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    What's going to define the Wagoneer? Luxury? Comfort? Prestige? Wood paneling? Hellcat? Trail-hawk edition? Track-Hawk? I say maybe all of it. There are new millionaires everyday, even in these terrible times and conditions. FCA is banking on it!
     
  16. serpens

    serpens Well-Known Member

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    At the end of the day, China in particular has responded very well to the addition of Mercedes-Maybach models and their projected sales have exceeded expectations. Given that it takes minimal investment to keep this going, I seriously doubt Maybach will be the first on the chopping block as Daimler navigates its future. They’re in fact deliberating a Maybach version of the upcoming electric EQS sedan right now.

    There’s always an exception to the rule. Overall, I agree there’s really no need to go this route the vast majority of the time. It’s interesting to note that at one point around 2010, the Range Rover subbrand was supposed to get more prominence with the introduction of the Evoque. All Land Rover badges and references were to be removed from Range Rover models- you May notice early Evoques had unique Range Rover badges. They realized that wasn’t the wisest choice very quickly and moderated their stance ever since.
     
  17. aldo90731

    Staff Member Level III Supporter

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    Jeep is already delivering on all those fronts, and has for years --well, with the exception of wood paneling. And has been doing it at a handsome profit.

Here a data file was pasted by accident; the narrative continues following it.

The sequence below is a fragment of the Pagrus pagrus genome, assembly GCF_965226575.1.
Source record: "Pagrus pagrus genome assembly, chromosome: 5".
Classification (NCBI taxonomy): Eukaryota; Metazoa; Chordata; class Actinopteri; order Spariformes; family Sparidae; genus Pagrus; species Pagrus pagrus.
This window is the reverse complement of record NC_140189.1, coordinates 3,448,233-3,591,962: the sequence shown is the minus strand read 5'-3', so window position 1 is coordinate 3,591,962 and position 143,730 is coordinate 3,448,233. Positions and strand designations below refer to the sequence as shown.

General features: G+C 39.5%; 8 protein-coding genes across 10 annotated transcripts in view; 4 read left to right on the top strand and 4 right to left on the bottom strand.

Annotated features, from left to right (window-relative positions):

So, once again what is unique about a Wagoneer brand...? I don't see enough there to sustain a sub-brand...beyond the initial sales to people who remember what Wagoneer was...and need a large 3-row SUV...and have the money to buy one...and trust that FCA can give them the quality and service they expect.

    FCA's record launching/relaunching brands and sub-brands is not very good. There's SRT, Fiat N.A., Alfa Romeo, Chrysler, Lancia... The company has proved over and over to lack the necessary vision, perseverance, organizational attention, resource dedication and commitment to see an endeavor like this take hold on the market.
     
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  18. cygnus

    cygnus Well-Known Member

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    Please eliminate the Altitude trim, thank you.

    (Well aware that Ryan will lose his mind reading this, I am also Ryan’s age)
     
  19. aldo90731

    Staff Member Level III Supporter

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    In hindsight, the reason Ferdinand Piëch mocked Marchionne's plans to relaunch Alfa Romeo, is because he knew very well the degree of long-term vision, strategic planning, organizational resources, corporate dedication and commitment it took to relaunch Audi.
     
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  20. aldo90731

    Staff Member Level III Supporter

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    There appears to be an ongoing confusion between a (sub)brand and a trim level.

    Trailhawk, Trackhawk, Altitude, etc. are trim levels.

    AMG, M, SRT, and what Ford claims it plans to do with Bronco and Mustang, are closer to a sub-brand. There is a higher level of uniqueness in a sub-brand than there is in a trim level.

    Hellcat, HEMI and EcoBoost can also be thought of as sub-brands given their strong identity on their own. The launch of eTorque, on the other hand, as a brand name for FCA's hybrid technology, has been a flop. Blame a weak value proposition, poor market positioning, lack of marketing clarity and inadequate resources.